and put it under a bushel; but on a candlestick, and it giveth light unto all that are in the house.' The disciples being lighted by that true light which will finally light every man that cometh into the world, is meant by candles' being lighted, and that Christ had lighted them for the purpose of their giving light to others, and that they ought not to secrete that light from the world, is signified by a candle when lighted being placed on a candlestick to give light to all.

Let all professors of christianity, and especially those who are called to the glorious work of the ministry, remember well the application of the parable: 'Let your light so shine before men, that they beholding your good works may glorify your Father which is in heaven.'

ILLUSTRATION.

1 We may notice Christ as the true light.

2. The ministers of his word partaking of and reflecting his light to the world; and

3. The impropriety of hiding or keeping this light in obscurity.

As the natural sun is the light, glory and beauty of the natural world, so Christ is the light, glory and beauty of the moral world. He is called the sun of righteousness, in Mal. iv, 2: But unto you that fear my name, shall the sun of righteousness arise with healing in his wings.' When Simeon of Jerusalem, who waited for the consolation of Israel, to whom it was revealed, by the Holy Ghost, that he should not see death before he had seen the Lord's Christ, was blessed with that vision, and held the child in his arms, he blessed God, saying, 'Lord, now lettest thou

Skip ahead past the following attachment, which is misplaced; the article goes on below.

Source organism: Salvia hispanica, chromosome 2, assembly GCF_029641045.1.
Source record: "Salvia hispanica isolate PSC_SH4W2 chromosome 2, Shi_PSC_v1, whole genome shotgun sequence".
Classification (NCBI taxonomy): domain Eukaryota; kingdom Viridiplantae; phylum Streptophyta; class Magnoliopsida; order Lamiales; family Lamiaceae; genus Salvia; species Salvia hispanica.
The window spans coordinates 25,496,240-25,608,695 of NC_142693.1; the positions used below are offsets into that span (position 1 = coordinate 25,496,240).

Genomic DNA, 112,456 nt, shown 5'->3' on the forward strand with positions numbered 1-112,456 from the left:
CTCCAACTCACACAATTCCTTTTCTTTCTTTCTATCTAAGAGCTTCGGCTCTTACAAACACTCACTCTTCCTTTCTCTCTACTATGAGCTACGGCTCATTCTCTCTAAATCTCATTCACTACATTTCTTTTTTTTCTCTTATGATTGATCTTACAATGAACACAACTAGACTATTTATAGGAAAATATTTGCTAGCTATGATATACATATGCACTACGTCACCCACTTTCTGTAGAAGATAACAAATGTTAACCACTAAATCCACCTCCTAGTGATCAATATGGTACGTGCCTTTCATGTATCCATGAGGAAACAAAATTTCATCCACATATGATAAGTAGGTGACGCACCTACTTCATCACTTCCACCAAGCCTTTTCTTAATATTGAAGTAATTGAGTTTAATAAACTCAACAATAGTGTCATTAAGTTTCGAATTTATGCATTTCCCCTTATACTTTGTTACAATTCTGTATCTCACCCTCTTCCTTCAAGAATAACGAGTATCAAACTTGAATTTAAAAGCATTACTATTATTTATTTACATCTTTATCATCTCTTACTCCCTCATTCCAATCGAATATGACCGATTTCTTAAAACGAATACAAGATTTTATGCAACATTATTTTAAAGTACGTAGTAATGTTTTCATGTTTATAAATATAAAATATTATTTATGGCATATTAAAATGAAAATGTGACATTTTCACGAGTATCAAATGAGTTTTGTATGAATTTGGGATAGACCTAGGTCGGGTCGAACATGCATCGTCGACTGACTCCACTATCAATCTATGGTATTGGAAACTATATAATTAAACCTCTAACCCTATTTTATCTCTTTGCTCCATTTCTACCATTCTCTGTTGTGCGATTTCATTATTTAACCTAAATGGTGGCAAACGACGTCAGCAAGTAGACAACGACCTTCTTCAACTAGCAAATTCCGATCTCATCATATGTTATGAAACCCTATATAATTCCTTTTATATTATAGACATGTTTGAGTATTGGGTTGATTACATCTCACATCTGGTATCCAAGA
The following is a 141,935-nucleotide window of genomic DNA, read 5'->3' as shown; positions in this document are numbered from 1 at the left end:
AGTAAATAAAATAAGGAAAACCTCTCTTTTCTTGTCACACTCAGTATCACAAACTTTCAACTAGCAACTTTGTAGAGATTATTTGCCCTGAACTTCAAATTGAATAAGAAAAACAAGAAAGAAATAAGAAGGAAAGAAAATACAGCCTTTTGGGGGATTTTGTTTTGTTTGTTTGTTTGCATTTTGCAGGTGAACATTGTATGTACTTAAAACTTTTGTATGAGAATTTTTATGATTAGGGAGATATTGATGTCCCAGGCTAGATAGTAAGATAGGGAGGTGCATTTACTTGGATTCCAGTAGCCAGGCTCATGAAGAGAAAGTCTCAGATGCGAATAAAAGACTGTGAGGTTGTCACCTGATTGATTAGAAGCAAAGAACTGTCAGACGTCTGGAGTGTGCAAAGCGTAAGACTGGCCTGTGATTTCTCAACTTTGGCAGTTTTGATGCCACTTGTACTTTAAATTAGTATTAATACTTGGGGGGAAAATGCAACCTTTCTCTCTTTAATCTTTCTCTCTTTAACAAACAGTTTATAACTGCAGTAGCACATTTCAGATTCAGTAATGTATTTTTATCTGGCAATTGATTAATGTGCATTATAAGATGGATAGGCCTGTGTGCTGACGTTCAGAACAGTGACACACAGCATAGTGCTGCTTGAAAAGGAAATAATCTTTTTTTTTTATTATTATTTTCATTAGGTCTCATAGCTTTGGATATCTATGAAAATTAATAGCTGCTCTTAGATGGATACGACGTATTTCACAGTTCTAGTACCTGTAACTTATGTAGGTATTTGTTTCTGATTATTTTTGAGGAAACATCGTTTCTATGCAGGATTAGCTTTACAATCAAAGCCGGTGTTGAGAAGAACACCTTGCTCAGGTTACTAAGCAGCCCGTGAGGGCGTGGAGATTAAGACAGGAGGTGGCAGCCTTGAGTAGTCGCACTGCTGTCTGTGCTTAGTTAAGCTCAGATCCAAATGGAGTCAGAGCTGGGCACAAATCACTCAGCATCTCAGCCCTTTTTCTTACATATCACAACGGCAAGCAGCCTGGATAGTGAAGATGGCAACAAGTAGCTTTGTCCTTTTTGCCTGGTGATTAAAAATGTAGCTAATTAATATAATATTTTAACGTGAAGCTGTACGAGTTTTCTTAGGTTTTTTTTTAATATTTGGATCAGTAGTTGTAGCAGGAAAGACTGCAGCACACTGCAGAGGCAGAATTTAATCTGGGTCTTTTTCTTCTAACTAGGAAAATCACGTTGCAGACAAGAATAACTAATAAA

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thy servant depart in peace, according to thy word; for mine eyes have seen thy salvation, which thou hast prepared before the face of all people; a light to lighten the Gentiles, and the glory of thy people Israel.' St John calls Christ' the true light, which lighteth every man that cometh into the world.' Jesus calls himself the light, in John xii, 35, 36. Then Jesus said unto them, yet a little while is the light with you; walk while ye have the light, lest darkness come upon you; for he that walketh in darkness knoweth not whither he goeth. While ye have light believe in the light that ye may be the children of light.' Chap. viii. verse 12, he calls himself the light, of the world. Then spake Jesus again unto them, saying, I am the light of the world; he that followeth me shall not walk in darkness, but shall have the light of life.' Christ is called the light of the gospel covenant, or new Jerusalem, which St Paul calls Jerusalem that is above. See Isaiah lx. 1. Arise, shine; for thy light is come, and the glory of the Lord is risen upon thee.' Rev. xxi. 22, 23. And I saw no temple therein; for the Lord God almighty and the Lamb are the temple of it. And the city had no need of the sun, neither of the moon, to shine in it; for the glory of God did lighten it, and the Lamb is the light thereof.'